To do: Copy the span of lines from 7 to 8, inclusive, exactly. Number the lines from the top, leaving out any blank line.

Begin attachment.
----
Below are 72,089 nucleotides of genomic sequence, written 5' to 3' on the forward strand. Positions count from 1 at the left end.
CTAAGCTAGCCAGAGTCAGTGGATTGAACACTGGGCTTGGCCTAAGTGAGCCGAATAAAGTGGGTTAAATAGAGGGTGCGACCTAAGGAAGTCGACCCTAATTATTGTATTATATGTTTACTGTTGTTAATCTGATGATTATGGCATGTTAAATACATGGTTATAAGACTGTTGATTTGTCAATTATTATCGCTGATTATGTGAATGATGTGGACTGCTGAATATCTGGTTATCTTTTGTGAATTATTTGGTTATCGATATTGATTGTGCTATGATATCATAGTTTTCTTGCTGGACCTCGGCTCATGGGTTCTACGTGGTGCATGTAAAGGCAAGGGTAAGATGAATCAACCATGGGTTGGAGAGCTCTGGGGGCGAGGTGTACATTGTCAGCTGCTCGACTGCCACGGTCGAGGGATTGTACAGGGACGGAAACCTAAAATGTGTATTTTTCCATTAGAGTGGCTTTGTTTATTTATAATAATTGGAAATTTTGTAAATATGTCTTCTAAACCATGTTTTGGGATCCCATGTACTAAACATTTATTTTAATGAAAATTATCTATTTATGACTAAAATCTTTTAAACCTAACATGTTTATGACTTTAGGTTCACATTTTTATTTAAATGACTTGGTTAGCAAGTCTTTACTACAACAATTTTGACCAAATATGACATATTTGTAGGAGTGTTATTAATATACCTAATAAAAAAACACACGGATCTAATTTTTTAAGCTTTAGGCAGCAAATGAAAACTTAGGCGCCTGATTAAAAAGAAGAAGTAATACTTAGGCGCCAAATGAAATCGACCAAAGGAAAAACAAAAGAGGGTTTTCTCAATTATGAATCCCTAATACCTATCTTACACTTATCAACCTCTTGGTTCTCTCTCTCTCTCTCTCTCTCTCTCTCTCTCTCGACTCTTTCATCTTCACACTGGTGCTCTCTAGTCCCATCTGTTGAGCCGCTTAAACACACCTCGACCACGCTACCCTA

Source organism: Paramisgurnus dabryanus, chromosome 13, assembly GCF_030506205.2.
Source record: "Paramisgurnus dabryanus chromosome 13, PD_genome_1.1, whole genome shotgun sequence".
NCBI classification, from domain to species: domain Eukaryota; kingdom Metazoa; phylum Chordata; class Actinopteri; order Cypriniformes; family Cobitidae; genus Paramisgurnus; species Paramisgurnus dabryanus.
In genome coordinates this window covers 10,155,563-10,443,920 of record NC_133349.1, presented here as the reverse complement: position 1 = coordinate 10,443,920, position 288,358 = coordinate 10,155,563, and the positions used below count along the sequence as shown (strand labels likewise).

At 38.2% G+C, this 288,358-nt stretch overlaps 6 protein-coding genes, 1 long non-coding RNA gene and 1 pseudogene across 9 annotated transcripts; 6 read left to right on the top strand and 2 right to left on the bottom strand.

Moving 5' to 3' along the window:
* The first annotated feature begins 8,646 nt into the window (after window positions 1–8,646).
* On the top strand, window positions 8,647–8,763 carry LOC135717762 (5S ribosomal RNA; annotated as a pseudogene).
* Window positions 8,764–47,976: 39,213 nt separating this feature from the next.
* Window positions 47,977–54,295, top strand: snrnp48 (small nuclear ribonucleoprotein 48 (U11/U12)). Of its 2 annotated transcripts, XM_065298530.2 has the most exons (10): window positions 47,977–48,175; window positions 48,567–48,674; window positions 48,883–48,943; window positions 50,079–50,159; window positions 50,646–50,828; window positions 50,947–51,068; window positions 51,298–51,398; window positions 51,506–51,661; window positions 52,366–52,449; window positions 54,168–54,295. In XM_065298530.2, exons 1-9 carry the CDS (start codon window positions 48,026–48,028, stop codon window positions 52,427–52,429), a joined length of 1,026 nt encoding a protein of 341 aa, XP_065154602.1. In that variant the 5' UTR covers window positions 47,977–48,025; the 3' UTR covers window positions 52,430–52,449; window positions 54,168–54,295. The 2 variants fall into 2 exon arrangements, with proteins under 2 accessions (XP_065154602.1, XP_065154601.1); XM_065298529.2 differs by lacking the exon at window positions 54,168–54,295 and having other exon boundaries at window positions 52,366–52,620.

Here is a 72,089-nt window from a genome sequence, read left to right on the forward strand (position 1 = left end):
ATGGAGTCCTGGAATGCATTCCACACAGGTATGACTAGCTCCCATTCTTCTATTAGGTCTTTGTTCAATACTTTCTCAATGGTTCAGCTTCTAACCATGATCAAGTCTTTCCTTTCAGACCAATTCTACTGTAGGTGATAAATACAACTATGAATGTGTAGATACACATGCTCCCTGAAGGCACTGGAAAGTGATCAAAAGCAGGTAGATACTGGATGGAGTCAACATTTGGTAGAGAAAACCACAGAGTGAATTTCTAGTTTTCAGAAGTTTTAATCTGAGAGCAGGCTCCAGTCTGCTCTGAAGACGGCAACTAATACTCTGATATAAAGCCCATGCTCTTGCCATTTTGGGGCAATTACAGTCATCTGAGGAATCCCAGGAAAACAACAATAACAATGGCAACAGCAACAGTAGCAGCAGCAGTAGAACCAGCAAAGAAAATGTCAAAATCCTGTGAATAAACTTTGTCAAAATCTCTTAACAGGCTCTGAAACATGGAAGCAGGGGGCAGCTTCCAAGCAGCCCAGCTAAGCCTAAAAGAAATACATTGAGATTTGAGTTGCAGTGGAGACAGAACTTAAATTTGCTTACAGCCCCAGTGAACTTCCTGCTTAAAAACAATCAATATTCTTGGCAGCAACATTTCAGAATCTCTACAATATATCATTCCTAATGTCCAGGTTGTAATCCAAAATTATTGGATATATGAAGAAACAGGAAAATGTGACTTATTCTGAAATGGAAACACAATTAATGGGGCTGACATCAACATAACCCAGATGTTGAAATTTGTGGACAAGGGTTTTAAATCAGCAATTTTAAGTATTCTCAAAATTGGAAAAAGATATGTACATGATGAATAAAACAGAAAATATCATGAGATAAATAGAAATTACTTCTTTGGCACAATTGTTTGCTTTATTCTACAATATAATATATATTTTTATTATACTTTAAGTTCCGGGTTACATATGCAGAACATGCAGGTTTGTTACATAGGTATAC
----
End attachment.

At 38.2% G+C, this 288,358-nt stretch overlaps 6 protein-coding genes, 1 long non-coding RNA gene and 1 pseudogene across 9 annotated transcripts; 6 read left to right on the top strand and 2 right to left on the bottom strand.

Moving 5' to 3' along the window: